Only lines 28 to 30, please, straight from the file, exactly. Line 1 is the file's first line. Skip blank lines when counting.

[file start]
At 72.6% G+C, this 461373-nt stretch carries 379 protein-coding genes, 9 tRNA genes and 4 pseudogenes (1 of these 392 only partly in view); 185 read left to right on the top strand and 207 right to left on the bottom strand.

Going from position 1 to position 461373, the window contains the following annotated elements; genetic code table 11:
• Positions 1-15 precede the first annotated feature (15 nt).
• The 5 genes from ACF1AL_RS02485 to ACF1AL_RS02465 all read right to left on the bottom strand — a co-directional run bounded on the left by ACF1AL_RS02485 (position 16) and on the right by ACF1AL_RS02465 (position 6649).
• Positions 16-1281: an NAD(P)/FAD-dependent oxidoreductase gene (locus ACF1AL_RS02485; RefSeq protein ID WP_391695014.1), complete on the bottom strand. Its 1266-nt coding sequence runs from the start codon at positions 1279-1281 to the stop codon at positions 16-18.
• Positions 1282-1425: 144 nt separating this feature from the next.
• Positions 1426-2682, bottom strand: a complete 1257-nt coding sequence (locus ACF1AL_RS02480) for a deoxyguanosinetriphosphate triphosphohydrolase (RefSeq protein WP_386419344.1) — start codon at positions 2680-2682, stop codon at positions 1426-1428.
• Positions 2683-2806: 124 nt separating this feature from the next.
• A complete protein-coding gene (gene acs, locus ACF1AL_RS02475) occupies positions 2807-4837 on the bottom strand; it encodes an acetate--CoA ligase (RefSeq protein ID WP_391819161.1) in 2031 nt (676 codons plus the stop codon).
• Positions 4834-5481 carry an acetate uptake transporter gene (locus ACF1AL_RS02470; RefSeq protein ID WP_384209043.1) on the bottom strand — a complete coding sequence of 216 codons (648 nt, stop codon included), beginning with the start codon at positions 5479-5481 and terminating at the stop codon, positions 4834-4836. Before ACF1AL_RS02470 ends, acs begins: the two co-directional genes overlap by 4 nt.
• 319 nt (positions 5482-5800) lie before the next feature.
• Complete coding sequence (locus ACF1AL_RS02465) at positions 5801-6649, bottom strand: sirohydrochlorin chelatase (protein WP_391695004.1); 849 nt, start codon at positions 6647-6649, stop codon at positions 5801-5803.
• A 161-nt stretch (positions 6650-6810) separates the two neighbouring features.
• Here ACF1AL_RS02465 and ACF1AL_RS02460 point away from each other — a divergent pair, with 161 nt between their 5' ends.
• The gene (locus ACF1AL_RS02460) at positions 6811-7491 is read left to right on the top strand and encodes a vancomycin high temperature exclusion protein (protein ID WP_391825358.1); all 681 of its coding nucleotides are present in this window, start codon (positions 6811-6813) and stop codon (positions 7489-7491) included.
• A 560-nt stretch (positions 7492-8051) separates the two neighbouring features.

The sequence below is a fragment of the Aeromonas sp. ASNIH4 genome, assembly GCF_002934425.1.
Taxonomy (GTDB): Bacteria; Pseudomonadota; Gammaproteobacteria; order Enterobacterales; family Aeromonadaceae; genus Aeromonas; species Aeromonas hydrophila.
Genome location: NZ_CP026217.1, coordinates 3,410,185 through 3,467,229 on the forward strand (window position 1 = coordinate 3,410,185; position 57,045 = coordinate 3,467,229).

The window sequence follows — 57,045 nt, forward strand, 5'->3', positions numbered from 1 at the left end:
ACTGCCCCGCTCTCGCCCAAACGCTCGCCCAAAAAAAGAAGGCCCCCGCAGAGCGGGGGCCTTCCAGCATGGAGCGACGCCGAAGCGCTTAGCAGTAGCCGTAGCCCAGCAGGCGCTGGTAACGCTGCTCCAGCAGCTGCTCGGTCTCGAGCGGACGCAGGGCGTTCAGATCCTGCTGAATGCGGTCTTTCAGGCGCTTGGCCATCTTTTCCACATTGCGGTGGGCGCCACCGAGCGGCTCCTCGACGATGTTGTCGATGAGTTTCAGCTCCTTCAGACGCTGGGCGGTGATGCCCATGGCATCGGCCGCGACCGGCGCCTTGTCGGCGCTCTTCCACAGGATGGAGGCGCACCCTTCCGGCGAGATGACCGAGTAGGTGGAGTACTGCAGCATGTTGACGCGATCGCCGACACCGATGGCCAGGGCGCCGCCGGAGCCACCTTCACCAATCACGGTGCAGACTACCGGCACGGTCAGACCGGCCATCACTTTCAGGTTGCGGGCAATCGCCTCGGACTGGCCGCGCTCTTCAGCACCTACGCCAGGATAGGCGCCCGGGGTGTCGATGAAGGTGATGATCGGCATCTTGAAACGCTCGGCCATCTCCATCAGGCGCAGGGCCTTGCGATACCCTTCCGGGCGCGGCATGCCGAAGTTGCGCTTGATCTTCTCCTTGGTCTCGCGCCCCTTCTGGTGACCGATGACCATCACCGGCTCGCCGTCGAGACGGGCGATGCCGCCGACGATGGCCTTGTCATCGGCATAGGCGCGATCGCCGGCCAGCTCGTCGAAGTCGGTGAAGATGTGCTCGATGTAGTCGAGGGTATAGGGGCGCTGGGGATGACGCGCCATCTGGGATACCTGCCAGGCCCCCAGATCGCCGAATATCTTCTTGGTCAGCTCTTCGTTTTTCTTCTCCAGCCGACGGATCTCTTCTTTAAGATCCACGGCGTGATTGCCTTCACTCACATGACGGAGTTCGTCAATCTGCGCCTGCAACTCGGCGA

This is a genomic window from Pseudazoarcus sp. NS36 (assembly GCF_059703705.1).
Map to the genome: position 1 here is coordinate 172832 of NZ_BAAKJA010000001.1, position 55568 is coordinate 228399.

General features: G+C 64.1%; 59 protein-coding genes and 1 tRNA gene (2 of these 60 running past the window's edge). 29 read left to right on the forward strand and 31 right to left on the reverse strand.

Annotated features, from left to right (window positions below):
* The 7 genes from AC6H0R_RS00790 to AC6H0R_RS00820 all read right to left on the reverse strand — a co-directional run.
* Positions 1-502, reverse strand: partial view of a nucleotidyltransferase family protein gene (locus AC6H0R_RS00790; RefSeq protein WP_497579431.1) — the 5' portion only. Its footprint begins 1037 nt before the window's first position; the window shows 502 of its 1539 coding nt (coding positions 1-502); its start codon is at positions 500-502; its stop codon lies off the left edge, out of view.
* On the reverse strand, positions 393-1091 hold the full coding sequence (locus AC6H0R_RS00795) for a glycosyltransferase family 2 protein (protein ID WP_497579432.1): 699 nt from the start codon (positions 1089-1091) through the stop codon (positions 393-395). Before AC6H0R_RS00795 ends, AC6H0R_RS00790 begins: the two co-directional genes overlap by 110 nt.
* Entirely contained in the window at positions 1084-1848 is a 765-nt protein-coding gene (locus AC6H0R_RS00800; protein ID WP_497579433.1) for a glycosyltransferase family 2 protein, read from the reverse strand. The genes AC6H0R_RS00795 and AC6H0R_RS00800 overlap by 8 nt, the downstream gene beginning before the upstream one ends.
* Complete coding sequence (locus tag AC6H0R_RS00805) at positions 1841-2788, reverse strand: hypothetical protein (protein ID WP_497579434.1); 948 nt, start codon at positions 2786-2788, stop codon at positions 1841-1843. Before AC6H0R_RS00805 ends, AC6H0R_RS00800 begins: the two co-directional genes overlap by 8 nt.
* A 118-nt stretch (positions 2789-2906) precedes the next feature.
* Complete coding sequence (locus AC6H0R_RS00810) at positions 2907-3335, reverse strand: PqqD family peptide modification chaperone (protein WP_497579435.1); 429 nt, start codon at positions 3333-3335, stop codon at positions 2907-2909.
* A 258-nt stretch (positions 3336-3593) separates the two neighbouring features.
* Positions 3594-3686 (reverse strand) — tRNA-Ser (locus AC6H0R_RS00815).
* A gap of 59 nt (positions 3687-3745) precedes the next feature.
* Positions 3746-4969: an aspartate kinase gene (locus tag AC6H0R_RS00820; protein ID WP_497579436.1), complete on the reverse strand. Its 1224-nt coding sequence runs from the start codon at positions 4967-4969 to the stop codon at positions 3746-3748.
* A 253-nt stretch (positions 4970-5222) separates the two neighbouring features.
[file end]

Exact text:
* On the reverse strand, positions 393-1091 hold the full coding sequence (locus AC6H0R_RS00795) for a glycosyltransferase family 2 protein (protein ID WP_497579432.1): 699 nt from the start codon (positions 1089-1091) through the stop codon (positions 393-395). Before AC6H0R_RS00795 ends, AC6H0R_RS00790 begins: the two co-directional genes overlap by 110 nt.
* Entirely contained in the window at positions 1084-1848 is a 765-nt protein-coding gene (locus AC6H0R_RS00800; protein ID WP_497579433.1) for a glycosyltransferase family 2 protein, read from the reverse strand. The genes AC6H0R_RS00795 and AC6H0R_RS00800 overlap by 8 nt, the downstream gene beginning before the upstream one ends.
* Complete coding sequence (locus tag AC6H0R_RS00805) at positions 1841-2788, reverse strand: hypothetical protein (protein ID WP_497579434.1); 948 nt, start codon at positions 2786-2788, stop codon at positions 1841-1843. Before AC6H0R_RS00805 ends, AC6H0R_RS00800 begins: the two co-directional genes overlap by 8 nt.